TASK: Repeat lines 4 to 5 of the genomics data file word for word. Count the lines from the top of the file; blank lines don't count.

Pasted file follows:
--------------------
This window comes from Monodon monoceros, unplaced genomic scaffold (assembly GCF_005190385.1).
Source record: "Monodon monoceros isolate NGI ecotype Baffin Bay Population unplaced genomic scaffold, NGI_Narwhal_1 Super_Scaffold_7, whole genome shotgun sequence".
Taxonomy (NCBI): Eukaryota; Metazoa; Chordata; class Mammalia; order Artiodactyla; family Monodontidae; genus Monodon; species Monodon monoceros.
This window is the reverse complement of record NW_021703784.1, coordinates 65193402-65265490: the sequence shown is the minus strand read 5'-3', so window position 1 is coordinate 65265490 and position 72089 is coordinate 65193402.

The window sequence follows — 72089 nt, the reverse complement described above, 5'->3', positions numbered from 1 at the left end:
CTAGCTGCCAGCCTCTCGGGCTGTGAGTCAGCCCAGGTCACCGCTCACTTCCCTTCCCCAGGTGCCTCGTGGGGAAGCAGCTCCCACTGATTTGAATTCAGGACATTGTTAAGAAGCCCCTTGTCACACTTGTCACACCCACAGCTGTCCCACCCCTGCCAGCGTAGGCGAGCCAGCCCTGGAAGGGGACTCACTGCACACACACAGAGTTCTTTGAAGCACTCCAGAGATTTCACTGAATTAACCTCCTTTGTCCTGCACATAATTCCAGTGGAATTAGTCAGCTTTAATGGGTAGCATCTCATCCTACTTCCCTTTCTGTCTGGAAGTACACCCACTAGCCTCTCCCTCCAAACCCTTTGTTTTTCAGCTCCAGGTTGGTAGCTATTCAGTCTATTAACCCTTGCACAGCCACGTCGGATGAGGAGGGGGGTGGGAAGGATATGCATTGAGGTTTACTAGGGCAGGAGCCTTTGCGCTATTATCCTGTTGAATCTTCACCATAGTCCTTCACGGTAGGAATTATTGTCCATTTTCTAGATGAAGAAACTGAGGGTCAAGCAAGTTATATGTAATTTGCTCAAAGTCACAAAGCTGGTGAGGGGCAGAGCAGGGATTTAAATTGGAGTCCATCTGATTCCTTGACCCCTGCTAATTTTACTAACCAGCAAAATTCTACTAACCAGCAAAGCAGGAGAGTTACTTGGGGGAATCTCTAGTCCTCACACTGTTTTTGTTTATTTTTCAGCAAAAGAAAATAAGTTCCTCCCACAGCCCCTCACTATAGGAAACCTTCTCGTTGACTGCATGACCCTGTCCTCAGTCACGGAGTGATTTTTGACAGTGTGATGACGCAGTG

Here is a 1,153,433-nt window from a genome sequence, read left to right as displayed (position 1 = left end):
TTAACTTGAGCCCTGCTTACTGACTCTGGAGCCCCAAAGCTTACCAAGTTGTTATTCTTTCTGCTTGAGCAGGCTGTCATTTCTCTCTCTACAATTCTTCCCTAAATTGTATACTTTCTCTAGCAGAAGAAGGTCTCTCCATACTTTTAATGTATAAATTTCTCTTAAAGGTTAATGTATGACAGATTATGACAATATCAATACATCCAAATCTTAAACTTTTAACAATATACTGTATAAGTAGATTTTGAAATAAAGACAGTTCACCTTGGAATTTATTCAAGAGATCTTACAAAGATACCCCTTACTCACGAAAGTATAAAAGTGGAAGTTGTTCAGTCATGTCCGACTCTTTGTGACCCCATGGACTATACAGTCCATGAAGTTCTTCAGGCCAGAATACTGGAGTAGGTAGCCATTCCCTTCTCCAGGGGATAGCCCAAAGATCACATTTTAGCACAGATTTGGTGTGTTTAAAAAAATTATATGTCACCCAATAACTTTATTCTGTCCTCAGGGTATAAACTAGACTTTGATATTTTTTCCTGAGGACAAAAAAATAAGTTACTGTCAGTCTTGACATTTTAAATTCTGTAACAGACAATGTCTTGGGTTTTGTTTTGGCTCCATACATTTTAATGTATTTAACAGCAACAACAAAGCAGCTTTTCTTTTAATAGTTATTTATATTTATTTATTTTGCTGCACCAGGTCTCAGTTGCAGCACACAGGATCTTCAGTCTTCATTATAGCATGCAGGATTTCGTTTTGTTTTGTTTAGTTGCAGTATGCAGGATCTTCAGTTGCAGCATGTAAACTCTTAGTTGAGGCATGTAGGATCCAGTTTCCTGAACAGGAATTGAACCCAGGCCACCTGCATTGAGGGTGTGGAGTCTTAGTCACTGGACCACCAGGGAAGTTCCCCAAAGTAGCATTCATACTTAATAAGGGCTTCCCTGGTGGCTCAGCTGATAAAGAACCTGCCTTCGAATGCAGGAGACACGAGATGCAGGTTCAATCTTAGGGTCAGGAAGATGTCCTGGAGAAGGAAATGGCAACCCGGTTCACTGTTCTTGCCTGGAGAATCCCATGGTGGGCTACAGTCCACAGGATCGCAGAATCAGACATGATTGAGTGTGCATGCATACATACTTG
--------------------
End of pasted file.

This window is the reverse complement of record NW_021703784.1, coordinates 65193402-65265490: the sequence shown is the minus strand read 5'-3', so window position 1 is coordinate 65265490 and position 72089 is coordinate 65193402.

The window sequence follows — 72089 nt, the reverse complement described above, 5'->3', positions numbered from 1 at the left end: